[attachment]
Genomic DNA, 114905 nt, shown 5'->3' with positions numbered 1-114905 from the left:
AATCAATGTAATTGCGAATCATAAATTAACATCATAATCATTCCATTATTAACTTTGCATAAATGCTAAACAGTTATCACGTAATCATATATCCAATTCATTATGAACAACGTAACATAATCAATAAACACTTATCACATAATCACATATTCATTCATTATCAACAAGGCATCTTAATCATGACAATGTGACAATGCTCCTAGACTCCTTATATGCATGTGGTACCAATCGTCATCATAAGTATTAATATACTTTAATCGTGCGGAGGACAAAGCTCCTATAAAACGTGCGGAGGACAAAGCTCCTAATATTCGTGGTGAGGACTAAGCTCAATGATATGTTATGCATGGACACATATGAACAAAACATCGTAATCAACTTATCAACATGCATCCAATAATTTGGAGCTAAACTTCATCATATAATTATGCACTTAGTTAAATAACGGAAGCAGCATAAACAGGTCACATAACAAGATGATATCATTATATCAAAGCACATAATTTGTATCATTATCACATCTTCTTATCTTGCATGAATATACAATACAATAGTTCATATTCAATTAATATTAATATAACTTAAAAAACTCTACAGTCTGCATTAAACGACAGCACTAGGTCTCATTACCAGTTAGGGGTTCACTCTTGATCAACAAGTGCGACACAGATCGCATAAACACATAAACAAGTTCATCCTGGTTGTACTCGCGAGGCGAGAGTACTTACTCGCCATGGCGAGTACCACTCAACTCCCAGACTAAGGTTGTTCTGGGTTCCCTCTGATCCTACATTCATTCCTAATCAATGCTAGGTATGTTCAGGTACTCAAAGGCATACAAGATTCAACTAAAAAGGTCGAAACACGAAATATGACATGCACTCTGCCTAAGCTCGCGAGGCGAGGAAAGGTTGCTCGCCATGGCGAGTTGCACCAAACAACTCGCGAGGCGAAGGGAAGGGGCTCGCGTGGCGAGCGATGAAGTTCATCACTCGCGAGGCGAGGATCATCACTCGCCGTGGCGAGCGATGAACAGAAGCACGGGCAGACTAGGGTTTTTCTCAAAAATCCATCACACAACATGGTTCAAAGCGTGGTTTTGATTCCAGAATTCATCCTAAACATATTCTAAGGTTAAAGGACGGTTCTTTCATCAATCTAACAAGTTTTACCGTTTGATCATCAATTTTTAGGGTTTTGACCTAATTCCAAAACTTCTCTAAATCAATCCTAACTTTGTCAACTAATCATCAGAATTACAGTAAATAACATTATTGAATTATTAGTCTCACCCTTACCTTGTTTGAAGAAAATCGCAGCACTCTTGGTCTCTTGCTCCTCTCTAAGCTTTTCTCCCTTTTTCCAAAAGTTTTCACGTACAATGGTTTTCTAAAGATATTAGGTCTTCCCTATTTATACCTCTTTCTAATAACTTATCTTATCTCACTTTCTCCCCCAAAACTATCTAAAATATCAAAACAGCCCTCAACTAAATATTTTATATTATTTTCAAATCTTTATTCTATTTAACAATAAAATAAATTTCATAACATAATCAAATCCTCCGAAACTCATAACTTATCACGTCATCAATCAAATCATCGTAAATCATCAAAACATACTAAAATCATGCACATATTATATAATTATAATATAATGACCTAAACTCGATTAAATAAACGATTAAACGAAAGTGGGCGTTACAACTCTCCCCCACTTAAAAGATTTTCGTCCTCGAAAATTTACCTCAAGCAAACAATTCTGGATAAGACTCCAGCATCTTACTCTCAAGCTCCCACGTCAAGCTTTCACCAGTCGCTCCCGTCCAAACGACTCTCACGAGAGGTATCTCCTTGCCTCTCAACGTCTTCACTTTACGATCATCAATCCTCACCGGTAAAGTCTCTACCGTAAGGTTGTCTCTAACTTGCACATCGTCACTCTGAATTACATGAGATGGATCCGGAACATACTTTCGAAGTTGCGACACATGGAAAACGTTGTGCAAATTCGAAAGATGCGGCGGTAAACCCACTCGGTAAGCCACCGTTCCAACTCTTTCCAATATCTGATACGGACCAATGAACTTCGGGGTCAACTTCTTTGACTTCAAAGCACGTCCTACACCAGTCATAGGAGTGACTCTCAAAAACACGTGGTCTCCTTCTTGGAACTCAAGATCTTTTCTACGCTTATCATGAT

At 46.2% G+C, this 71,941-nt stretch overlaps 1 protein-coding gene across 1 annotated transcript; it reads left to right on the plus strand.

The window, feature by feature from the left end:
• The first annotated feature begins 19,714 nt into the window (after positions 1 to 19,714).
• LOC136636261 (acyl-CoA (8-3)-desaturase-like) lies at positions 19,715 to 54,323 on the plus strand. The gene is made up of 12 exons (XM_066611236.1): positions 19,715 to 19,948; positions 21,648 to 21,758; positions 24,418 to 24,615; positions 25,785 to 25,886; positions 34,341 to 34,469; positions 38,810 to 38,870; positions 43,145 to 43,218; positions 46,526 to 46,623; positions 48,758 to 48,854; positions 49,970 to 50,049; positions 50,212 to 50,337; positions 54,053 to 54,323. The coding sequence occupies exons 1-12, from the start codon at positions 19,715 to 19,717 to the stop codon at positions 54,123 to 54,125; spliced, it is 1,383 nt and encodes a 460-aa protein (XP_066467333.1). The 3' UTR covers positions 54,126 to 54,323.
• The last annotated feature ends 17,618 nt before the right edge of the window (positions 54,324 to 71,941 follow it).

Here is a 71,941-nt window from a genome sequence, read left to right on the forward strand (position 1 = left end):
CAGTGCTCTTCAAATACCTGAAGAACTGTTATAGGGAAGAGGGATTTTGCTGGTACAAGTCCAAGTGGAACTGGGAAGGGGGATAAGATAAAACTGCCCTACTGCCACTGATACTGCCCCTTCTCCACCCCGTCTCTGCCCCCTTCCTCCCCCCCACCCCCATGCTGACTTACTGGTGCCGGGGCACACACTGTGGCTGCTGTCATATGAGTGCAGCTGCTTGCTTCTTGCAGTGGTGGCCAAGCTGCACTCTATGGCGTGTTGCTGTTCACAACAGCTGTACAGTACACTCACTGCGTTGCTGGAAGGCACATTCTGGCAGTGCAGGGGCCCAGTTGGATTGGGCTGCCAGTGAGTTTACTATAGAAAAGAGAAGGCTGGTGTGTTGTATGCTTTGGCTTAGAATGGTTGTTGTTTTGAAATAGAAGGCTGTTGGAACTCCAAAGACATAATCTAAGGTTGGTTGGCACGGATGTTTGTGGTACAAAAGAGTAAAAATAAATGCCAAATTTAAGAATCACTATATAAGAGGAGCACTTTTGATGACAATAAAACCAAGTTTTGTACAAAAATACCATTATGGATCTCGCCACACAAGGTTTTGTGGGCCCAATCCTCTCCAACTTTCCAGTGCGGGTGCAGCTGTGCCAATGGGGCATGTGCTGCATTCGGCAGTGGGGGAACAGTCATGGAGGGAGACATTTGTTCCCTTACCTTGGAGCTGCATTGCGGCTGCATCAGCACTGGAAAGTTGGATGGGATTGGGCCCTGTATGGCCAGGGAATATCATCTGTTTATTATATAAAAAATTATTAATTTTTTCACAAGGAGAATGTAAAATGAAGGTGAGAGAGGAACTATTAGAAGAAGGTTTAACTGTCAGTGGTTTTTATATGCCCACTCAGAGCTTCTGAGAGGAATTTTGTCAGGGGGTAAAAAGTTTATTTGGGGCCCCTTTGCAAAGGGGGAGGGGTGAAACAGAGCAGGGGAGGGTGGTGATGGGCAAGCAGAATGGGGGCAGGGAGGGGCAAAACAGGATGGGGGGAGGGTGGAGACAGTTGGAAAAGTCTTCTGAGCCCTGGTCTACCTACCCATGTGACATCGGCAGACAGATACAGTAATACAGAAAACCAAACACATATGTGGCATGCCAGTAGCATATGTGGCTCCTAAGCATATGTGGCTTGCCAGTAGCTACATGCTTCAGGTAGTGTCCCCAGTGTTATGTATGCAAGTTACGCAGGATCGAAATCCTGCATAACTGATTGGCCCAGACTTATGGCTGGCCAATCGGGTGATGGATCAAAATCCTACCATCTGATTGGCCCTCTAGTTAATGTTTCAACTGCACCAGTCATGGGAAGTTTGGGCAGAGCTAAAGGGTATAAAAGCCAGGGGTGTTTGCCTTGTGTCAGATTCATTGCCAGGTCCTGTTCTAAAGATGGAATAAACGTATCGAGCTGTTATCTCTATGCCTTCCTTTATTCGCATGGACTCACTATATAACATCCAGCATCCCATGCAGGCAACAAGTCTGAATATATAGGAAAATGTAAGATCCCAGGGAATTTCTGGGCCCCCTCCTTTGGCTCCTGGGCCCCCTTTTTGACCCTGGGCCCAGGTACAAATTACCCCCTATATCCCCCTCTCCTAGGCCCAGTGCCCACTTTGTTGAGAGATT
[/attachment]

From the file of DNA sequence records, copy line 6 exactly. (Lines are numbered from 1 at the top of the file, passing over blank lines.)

• LOC136636261 (acyl-CoA (8-3)-desaturase-like) lies at positions 19,715 to 54,323 on the plus strand. The gene is made up of 12 exons (XM_066611236.1): positions 19,715 to 19,948; positions 21,648 to 21,758; positions 24,418 to 24,615; positions 25,785 to 25,886; positions 34,341 to 34,469; positions 38,810 to 38,870; positions 43,145 to 43,218; positions 46,526 to 46,623; positions 48,758 to 48,854; positions 49,970 to 50,049; positions 50,212 to 50,337; positions 54,053 to 54,323. The coding sequence occupies exons 1-12, from the start codon at positions 19,715 to 19,717 to the stop codon at positions 54,123 to 54,125; spliced, it is 1,383 nt and encodes a 460-aa protein (XP_066467333.1). The 3' UTR covers positions 54,126 to 54,323.